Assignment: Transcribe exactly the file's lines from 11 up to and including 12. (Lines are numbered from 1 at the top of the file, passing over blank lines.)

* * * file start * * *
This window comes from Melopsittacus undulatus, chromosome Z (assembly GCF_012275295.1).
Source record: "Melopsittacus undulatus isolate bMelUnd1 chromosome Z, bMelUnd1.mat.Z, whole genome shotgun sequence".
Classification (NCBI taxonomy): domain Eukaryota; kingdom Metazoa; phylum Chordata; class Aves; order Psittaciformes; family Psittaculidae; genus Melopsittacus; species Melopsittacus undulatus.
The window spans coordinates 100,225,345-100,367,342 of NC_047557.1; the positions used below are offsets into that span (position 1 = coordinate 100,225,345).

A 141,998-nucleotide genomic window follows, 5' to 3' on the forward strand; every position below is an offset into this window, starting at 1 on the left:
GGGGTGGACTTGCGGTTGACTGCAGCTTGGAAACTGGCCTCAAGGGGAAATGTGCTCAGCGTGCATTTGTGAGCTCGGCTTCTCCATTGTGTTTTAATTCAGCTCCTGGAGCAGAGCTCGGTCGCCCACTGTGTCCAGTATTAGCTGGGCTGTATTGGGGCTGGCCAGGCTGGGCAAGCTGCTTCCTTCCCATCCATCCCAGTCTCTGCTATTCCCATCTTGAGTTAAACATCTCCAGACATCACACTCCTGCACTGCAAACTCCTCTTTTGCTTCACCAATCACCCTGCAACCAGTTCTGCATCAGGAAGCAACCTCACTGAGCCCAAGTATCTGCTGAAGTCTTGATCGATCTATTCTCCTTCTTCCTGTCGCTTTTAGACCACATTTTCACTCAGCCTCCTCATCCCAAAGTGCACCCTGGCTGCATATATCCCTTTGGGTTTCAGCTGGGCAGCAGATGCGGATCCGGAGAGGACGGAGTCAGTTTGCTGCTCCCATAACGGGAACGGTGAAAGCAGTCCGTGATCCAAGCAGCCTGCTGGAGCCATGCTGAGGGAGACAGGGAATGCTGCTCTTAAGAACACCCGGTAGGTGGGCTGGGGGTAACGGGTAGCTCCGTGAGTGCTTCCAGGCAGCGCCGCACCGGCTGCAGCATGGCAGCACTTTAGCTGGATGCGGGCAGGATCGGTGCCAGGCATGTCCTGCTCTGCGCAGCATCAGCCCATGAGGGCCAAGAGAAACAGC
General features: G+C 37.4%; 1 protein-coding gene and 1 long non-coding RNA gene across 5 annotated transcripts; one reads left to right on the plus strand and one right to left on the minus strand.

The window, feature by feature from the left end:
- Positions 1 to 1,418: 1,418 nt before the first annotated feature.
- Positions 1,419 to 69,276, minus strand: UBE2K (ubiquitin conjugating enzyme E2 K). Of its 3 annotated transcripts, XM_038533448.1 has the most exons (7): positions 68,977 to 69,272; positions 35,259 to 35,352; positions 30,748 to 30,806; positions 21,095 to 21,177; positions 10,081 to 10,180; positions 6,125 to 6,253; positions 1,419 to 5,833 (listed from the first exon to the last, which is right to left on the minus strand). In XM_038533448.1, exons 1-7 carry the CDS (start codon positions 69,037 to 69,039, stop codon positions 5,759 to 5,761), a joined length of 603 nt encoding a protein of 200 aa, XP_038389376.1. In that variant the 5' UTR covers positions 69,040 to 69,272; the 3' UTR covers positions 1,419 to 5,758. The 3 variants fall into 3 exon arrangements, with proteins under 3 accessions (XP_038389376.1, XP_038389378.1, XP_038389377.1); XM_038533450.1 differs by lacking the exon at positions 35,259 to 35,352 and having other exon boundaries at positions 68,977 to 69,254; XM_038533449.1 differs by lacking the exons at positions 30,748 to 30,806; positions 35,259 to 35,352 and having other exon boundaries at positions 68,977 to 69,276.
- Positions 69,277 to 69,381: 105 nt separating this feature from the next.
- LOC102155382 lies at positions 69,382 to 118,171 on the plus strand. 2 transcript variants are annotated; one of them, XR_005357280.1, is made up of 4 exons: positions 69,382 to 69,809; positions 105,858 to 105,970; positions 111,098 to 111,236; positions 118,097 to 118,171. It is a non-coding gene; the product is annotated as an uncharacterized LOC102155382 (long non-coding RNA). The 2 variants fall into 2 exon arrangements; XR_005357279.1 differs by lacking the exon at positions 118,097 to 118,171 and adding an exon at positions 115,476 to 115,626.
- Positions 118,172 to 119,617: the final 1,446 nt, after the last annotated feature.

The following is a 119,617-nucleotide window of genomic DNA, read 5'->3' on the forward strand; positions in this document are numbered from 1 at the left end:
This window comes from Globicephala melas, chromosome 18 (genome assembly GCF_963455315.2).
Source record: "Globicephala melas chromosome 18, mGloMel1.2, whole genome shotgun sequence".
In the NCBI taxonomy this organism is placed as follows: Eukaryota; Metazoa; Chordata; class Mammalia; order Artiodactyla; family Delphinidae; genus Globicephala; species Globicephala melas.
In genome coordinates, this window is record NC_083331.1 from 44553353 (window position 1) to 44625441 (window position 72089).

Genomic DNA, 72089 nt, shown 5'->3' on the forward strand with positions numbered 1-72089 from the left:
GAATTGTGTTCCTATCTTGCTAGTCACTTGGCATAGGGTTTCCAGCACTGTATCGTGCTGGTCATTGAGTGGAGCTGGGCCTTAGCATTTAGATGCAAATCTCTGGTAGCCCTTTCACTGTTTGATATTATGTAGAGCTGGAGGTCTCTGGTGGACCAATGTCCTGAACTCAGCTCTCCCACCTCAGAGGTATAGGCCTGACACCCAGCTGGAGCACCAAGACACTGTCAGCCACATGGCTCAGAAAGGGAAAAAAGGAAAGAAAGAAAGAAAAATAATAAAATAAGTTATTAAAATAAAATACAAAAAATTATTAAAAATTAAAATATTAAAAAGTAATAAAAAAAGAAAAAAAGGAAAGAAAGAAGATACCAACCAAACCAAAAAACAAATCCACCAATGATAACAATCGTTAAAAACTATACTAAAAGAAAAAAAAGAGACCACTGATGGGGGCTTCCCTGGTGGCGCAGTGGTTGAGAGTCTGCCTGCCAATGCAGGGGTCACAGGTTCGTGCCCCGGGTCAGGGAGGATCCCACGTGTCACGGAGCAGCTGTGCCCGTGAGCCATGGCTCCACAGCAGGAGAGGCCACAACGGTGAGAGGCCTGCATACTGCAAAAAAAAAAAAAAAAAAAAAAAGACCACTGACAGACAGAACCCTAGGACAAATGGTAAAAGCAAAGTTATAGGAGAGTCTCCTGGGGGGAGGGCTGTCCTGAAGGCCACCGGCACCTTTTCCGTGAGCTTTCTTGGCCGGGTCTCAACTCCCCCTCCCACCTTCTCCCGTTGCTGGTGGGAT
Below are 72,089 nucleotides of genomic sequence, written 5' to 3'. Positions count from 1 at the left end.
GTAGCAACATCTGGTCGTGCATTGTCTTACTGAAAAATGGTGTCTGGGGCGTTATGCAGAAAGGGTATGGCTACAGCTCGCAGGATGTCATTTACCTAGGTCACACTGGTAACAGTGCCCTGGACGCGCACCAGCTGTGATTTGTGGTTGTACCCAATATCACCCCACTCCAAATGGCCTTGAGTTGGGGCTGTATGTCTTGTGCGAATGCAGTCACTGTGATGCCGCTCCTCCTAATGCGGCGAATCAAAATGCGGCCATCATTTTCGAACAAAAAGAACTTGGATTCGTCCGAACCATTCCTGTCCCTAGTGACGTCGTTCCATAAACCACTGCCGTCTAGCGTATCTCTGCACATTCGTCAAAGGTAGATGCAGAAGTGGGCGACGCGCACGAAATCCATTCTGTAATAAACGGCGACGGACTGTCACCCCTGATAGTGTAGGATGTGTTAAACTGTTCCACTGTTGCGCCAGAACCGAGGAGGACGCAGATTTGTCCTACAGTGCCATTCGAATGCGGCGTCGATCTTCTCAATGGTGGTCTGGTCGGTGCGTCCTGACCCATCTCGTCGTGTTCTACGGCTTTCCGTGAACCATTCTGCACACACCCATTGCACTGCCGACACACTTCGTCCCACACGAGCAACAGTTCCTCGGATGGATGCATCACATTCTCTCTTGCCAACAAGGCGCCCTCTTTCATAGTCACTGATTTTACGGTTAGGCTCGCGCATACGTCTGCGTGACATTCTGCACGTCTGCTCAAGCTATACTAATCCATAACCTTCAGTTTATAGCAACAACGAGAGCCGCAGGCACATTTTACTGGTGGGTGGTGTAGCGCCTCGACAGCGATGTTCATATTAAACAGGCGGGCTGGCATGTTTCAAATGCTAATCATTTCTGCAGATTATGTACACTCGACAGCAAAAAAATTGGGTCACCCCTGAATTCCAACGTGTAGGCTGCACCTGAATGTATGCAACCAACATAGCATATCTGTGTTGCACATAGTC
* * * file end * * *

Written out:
- Positions 69,277 to 69,381: 105 nt separating this feature from the next.
- LOC102155382 lies at positions 69,382 to 118,171 on the plus strand. 2 transcript variants are annotated; one of them, XR_005357280.1, is made up of 4 exons: positions 69,382 to 69,809; positions 105,858 to 105,970; positions 111,098 to 111,236; positions 118,097 to 118,171. It is a non-coding gene; the product is annotated as an uncharacterized LOC102155382 (long non-coding RNA). The 2 variants fall into 2 exon arrangements; XR_005357279.1 differs by lacking the exon at positions 118,097 to 118,171 and adding an exon at positions 115,476 to 115,626.